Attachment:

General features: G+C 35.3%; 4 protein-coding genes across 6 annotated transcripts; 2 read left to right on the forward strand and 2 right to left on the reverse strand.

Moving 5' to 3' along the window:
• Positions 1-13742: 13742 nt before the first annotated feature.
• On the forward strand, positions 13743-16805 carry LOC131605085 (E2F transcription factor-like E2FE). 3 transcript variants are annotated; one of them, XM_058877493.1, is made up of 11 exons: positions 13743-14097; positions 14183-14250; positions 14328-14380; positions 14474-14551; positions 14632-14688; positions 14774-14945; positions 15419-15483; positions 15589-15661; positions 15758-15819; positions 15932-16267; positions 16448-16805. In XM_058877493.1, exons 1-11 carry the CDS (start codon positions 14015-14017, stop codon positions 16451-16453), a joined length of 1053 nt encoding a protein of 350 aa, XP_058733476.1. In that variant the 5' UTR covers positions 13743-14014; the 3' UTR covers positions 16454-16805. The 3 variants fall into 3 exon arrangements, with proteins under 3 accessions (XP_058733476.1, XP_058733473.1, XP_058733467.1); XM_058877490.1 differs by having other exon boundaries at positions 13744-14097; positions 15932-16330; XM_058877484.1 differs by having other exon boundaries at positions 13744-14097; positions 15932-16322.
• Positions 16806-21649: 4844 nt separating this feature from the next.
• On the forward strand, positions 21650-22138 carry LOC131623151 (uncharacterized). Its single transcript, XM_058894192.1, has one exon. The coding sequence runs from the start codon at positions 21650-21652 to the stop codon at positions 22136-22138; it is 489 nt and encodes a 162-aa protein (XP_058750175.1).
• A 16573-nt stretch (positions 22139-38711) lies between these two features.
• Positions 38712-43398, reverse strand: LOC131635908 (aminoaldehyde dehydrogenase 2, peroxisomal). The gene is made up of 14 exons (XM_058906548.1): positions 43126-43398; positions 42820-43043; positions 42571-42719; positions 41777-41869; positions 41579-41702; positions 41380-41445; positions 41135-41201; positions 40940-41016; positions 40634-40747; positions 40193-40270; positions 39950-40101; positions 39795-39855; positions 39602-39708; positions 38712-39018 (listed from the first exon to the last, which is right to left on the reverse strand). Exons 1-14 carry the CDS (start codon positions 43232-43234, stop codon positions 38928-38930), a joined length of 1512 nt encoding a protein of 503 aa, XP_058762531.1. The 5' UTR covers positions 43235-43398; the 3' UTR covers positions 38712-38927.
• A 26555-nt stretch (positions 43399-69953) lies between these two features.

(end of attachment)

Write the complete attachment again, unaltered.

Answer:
General features: G+C 35.3%; 4 protein-coding genes across 6 annotated transcripts; 2 read left to right on the forward strand and 2 right to left on the reverse strand.

Moving 5' to 3' along the window:
• Positions 1-13742: 13742 nt before the first annotated feature.
• On the forward strand, positions 13743-16805 carry LOC131605085 (E2F transcription factor-like E2FE). 3 transcript variants are annotated; one of them, XM_058877493.1, is made up of 11 exons: positions 13743-14097; positions 14183-14250; positions 14328-14380; positions 14474-14551; positions 14632-14688; positions 14774-14945; positions 15419-15483; positions 15589-15661; positions 15758-15819; positions 15932-16267; positions 16448-16805. In XM_058877493.1, exons 1-11 carry the CDS (start codon positions 14015-14017, stop codon positions 16451-16453), a joined length of 1053 nt encoding a protein of 350 aa, XP_058733476.1. In that variant the 5' UTR covers positions 13743-14014; the 3' UTR covers positions 16454-16805. The 3 variants fall into 3 exon arrangements, with proteins under 3 accessions (XP_058733476.1, XP_058733473.1, XP_058733467.1); XM_058877490.1 differs by having other exon boundaries at positions 13744-14097; positions 15932-16330; XM_058877484.1 differs by having other exon boundaries at positions 13744-14097; positions 15932-16322.
• Positions 16806-21649: 4844 nt separating this feature from the next.
• On the forward strand, positions 21650-22138 carry LOC131623151 (uncharacterized). Its single transcript, XM_058894192.1, has one exon. The coding sequence runs from the start codon at positions 21650-21652 to the stop codon at positions 22136-22138; it is 489 nt and encodes a 162-aa protein (XP_058750175.1).
• A 16573-nt stretch (positions 22139-38711) lies between these two features.
• Positions 38712-43398, reverse strand: LOC131635908 (aminoaldehyde dehydrogenase 2, peroxisomal). The gene is made up of 14 exons (XM_058906548.1): positions 43126-43398; positions 42820-43043; positions 42571-42719; positions 41777-41869; positions 41579-41702; positions 41380-41445; positions 41135-41201; positions 40940-41016; positions 40634-40747; positions 40193-40270; positions 39950-40101; positions 39795-39855; positions 39602-39708; positions 38712-39018 (listed from the first exon to the last, which is right to left on the reverse strand). Exons 1-14 carry the CDS (start codon positions 43232-43234, stop codon positions 38928-38930), a joined length of 1512 nt encoding a protein of 503 aa, XP_058762531.1. The 5' UTR covers positions 43235-43398; the 3' UTR covers positions 38712-38927.
• A 26555-nt stretch (positions 43399-69953) lies between these two features.